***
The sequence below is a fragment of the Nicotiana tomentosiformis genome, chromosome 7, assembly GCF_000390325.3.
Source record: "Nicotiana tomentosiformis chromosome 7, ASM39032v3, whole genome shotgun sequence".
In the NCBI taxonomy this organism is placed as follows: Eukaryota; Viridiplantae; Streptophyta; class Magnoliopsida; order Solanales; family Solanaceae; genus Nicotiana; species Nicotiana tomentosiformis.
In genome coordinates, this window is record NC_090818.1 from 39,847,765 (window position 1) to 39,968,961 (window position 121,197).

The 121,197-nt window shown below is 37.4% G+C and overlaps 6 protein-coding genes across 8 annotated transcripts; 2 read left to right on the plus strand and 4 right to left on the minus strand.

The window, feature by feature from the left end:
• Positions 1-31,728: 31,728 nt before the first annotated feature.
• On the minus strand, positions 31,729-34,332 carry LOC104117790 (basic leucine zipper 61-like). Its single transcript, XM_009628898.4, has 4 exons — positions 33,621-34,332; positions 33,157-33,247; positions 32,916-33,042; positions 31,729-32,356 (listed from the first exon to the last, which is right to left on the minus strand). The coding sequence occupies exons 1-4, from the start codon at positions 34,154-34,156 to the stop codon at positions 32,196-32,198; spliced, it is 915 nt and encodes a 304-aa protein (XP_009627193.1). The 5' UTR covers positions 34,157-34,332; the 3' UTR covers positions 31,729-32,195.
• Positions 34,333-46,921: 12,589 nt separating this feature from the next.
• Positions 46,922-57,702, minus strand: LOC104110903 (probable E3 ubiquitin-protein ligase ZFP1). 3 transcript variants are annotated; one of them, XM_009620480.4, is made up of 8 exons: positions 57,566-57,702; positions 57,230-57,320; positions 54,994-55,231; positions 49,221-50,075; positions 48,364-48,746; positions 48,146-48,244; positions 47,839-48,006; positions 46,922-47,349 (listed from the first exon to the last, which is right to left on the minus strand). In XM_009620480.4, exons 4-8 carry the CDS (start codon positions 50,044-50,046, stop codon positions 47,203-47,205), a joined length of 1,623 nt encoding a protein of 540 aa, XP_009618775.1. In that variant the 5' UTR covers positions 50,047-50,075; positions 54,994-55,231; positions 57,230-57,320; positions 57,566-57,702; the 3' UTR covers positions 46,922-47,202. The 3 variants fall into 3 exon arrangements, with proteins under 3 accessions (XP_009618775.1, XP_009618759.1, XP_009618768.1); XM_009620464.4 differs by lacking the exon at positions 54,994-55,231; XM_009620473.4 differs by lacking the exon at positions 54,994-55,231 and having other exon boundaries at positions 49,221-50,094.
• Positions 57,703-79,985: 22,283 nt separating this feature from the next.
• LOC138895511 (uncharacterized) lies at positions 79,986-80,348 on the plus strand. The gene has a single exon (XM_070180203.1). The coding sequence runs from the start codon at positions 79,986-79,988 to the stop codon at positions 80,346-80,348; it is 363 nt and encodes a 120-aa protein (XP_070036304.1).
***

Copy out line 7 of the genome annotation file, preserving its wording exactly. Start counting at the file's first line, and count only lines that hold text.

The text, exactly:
• Positions 1-31,728: 31,728 nt before the first annotated feature.